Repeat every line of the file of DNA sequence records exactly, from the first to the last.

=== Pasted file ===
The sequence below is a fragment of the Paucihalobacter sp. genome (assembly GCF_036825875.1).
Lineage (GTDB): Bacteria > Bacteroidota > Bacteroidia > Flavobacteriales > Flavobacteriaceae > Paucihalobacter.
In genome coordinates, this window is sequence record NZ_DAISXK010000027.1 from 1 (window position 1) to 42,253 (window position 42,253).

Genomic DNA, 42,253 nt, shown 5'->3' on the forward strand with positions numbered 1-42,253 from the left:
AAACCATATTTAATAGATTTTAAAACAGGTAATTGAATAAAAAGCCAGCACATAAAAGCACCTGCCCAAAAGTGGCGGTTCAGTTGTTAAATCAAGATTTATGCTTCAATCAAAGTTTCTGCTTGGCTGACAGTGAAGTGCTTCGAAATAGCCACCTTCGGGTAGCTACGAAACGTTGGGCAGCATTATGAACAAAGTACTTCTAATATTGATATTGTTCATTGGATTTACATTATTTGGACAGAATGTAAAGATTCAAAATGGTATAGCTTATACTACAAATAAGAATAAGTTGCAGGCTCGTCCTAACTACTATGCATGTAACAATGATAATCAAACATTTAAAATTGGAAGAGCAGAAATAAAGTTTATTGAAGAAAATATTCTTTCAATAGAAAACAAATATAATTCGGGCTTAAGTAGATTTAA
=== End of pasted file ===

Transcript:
The sequence below is a fragment of the Paucihalobacter sp. genome (assembly GCF_036825875.1).
Lineage (GTDB): Bacteria > Bacteroidota > Bacteroidia > Flavobacteriales > Flavobacteriaceae > Paucihalobacter.
In genome coordinates, this window is sequence record NZ_DAISXK010000027.1 from 1 (window position 1) to 42,253 (window position 42,253).

Genomic DNA, 42,253 nt, shown 5'->3' on the forward strand with positions numbered 1-42,253 from the left:
AAACCATATTTAATAGATTTTAAAACAGGTAATTGAATAAAAAGCCAGCACATAAAAGCACCTGCCCAAAAGTGGCGGTTCAGTTGTTAAATCAAGATTTATGCTTCAATCAAAGTTTCTGCTTGGCTGACAGTGAAGTGCTTCGAAATAGCCACCTTCGGGTAGCTACGAAACGTTGGGCAGCATTATGAACAAAGTACTTCTAATATTGATATTGTTCATTGGATTTACATTATTTGGACAGAATGTAAAGATTCAAAATGGTATAGCTTATACTACAAATAAGAATAAGTTGCAGGCTCGTCCTAACTACTATGCATGTAACAATGATAATCAAACATTTAAAATTGGAAGAGCAGAAATAAAGTTTATTGAAGAAAATATTCTTTCAATAGAAAACAAATATAATTCGGGCTTAAGTAGATTTAA